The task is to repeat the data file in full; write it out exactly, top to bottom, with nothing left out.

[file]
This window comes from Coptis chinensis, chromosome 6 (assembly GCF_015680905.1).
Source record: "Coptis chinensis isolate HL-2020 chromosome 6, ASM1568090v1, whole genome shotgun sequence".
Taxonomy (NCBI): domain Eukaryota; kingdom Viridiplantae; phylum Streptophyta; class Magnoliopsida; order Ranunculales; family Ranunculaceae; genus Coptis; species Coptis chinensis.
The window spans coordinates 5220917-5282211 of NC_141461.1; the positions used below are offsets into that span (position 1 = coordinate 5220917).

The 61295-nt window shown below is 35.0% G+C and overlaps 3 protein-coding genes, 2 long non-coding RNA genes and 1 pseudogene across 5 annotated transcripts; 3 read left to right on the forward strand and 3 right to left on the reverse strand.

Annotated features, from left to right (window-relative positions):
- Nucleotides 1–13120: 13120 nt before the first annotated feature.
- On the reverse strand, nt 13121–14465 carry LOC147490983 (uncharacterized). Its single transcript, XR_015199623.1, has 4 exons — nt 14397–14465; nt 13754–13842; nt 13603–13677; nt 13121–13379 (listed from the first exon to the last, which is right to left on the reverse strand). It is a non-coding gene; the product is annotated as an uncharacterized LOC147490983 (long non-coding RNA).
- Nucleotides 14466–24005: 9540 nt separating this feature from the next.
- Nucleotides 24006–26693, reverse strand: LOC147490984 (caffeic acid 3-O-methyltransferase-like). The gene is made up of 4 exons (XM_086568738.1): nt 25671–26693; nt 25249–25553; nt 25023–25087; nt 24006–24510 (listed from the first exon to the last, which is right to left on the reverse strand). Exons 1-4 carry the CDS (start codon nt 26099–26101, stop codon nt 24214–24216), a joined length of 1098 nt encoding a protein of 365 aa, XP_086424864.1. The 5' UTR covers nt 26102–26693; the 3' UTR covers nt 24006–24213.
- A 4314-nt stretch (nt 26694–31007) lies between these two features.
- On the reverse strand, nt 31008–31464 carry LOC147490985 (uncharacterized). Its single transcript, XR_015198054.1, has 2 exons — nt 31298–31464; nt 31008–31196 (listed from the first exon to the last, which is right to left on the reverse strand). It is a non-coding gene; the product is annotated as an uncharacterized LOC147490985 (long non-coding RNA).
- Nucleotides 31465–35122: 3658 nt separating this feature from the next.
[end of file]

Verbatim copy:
This window comes from Coptis chinensis, chromosome 6 (assembly GCF_015680905.1).
Source record: "Coptis chinensis isolate HL-2020 chromosome 6, ASM1568090v1, whole genome shotgun sequence".
Taxonomy (NCBI): domain Eukaryota; kingdom Viridiplantae; phylum Streptophyta; class Magnoliopsida; order Ranunculales; family Ranunculaceae; genus Coptis; species Coptis chinensis.
The window spans coordinates 5220917-5282211 of NC_141461.1; the positions used below are offsets into that span (position 1 = coordinate 5220917).

The 61295-nt window shown below is 35.0% G+C and overlaps 3 protein-coding genes, 2 long non-coding RNA genes and 1 pseudogene across 5 annotated transcripts; 3 read left to right on the forward strand and 3 right to left on the reverse strand.

Annotated features, from left to right (window-relative positions):
- Nucleotides 1–13120: 13120 nt before the first annotated feature.
- On the reverse strand, nt 13121–14465 carry LOC147490983 (uncharacterized). Its single transcript, XR_015199623.1, has 4 exons — nt 14397–14465; nt 13754–13842; nt 13603–13677; nt 13121–13379 (listed from the first exon to the last, which is right to left on the reverse strand). It is a non-coding gene; the product is annotated as an uncharacterized LOC147490983 (long non-coding RNA).
- Nucleotides 14466–24005: 9540 nt separating this feature from the next.
- Nucleotides 24006–26693, reverse strand: LOC147490984 (caffeic acid 3-O-methyltransferase-like). The gene is made up of 4 exons (XM_086568738.1): nt 25671–26693; nt 25249–25553; nt 25023–25087; nt 24006–24510 (listed from the first exon to the last, which is right to left on the reverse strand). Exons 1-4 carry the CDS (start codon nt 26099–26101, stop codon nt 24214–24216), a joined length of 1098 nt encoding a protein of 365 aa, XP_086424864.1. The 5' UTR covers nt 26102–26693; the 3' UTR covers nt 24006–24213.
- A 4314-nt stretch (nt 26694–31007) lies between these two features.
- On the reverse strand, nt 31008–31464 carry LOC147490985 (uncharacterized). Its single transcript, XR_015198054.1, has 2 exons — nt 31298–31464; nt 31008–31196 (listed from the first exon to the last, which is right to left on the reverse strand). It is a non-coding gene; the product is annotated as an uncharacterized LOC147490985 (long non-coding RNA).
- Nucleotides 31465–35122: 3658 nt separating this feature from the next.